In a 2013 report, Human Rights Watch identified individuals responsible for the funding of an attack on villages and civilians in the countryside of Latakia, Syria’s most prominent seaport. Fighters of Ahrar al-Sham, IS and Jaish al-Muhajireen wal-Ansar killed around 190 people and abducted over 200 civilians during the attack. Among the six primary figures who financed and organised the ambush were three Kuwaitis who actively used Twitter and YouTube to fundraise for the planned attack. One of them, Sheikh Hajjej al-Ajami, even travelled to the Latakia region and met the jihadists for whom he was fundraising. This journey suggests a high degree of cooperation between private donors and rebel groups and the possibility that donors are able to exercise control over the rebel groups they support.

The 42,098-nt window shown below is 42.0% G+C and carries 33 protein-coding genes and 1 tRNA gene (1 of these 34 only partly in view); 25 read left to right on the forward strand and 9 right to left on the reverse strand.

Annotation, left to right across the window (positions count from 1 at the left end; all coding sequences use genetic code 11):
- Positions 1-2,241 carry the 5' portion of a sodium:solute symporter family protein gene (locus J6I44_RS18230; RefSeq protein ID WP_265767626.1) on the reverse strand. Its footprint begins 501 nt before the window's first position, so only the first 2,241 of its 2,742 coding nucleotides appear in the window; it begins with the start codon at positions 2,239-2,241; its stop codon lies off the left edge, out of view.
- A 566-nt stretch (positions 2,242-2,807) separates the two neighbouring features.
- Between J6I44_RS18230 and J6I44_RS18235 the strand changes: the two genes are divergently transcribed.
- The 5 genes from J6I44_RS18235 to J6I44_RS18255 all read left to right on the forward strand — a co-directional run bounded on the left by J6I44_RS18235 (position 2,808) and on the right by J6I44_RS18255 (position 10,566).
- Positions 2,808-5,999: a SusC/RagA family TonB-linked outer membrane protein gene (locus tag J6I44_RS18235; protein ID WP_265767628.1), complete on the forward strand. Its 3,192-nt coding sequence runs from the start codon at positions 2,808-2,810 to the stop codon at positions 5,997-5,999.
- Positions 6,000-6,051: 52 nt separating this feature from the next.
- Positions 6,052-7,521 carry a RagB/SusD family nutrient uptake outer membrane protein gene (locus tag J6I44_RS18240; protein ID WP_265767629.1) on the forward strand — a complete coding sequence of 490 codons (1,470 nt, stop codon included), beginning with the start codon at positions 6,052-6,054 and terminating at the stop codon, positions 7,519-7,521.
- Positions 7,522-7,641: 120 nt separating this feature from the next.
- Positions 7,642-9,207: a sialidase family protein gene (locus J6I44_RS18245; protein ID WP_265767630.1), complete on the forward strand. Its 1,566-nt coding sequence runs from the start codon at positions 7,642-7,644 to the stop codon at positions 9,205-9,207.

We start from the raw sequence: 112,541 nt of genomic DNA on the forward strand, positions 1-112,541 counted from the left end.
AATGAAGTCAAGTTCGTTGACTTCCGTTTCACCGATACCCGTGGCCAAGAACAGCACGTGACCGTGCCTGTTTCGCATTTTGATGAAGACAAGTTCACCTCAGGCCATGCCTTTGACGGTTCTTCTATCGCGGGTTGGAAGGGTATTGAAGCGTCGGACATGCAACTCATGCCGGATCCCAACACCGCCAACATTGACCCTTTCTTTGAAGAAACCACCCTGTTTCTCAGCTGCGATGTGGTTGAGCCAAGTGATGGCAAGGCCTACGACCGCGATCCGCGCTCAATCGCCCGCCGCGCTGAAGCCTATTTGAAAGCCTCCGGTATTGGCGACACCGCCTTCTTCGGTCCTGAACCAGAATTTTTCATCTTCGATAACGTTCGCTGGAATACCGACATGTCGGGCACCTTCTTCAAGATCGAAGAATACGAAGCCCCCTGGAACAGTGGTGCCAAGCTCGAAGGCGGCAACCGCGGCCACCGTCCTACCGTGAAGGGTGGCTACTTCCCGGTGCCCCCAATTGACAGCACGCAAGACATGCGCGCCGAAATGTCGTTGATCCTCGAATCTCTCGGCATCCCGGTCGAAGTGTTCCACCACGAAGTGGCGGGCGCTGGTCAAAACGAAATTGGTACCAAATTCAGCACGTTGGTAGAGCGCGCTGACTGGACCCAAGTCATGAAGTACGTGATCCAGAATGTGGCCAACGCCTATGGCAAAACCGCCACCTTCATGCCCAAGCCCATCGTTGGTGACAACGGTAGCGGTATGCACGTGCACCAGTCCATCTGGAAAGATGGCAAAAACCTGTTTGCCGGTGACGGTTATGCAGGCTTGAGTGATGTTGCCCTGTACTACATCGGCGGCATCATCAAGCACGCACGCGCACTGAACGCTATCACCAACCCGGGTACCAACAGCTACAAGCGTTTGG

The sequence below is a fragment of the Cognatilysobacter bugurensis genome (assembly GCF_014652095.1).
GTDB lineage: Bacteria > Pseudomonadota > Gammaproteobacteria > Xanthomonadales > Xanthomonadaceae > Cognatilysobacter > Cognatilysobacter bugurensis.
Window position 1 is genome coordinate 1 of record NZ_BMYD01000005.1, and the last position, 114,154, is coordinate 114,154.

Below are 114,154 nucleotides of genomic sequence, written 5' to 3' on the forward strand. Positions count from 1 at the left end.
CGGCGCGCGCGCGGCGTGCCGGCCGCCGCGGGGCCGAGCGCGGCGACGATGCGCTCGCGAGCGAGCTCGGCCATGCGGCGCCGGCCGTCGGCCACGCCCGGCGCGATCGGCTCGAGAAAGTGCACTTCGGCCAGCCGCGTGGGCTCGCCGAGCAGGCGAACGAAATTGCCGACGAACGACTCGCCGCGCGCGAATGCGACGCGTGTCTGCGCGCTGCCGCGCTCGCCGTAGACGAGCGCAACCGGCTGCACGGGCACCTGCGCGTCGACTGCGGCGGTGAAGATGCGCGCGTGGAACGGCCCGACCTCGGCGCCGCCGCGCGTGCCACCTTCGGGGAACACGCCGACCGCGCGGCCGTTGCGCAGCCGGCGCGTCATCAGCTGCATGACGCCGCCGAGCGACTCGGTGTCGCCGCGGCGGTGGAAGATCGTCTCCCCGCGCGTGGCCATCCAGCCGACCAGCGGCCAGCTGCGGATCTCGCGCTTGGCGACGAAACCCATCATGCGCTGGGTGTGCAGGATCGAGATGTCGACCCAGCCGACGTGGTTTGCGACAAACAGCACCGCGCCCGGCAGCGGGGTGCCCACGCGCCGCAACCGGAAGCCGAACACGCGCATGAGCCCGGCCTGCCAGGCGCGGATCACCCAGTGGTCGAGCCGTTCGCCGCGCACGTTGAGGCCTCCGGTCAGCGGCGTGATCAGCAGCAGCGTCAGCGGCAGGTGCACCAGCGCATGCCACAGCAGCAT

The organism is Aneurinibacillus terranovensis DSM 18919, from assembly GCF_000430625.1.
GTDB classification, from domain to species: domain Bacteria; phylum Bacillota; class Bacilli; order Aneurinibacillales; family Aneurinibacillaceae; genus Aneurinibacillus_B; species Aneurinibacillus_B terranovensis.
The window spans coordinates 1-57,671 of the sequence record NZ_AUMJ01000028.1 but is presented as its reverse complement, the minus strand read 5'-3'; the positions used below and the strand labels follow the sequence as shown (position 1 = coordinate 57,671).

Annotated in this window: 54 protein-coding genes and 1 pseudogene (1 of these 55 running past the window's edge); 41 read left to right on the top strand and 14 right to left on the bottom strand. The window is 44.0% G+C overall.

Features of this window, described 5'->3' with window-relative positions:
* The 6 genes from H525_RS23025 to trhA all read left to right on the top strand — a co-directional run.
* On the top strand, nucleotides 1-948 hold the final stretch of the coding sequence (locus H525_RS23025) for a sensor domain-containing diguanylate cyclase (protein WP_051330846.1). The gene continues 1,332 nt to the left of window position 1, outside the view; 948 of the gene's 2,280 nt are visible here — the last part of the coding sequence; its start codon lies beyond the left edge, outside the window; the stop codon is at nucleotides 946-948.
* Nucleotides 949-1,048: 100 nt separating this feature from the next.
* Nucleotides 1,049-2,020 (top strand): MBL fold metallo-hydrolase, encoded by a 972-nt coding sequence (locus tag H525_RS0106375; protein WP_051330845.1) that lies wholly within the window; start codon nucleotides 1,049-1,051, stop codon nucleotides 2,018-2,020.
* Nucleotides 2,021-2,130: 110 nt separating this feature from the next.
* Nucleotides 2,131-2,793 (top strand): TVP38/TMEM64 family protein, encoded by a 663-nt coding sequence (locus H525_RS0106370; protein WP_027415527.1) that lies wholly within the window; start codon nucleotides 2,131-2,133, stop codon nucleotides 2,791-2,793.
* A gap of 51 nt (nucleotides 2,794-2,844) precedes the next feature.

Examples like this show the effect private donors are having on the Syrian civil war. Under the protection of Kuwait’s liberal and constitutional monarchy, they raise funds for extremists and jihadists who are aligned with their ideological beliefs and who are reportedly linked to acts of terrorism. By supporting these groups and strengthening their position, the donors implant their radical Salafi view of Islam into the conflict, fostering sectarianism among the Syrian opposition and reducing the chances for moderate forces to gain the upper hand. They also exacerbate the on-going competition between al-Qaeda and the IS over support from such donors, and are arguably partly responsible for the recent upswing in sympathy for the IS among the Sunni community in Kuwait. With the increasing friction between rebel groups and the apparent rivalry between two of the largest terrorist organizations involved in the conflict, a peaceful reunification seems less and less likely.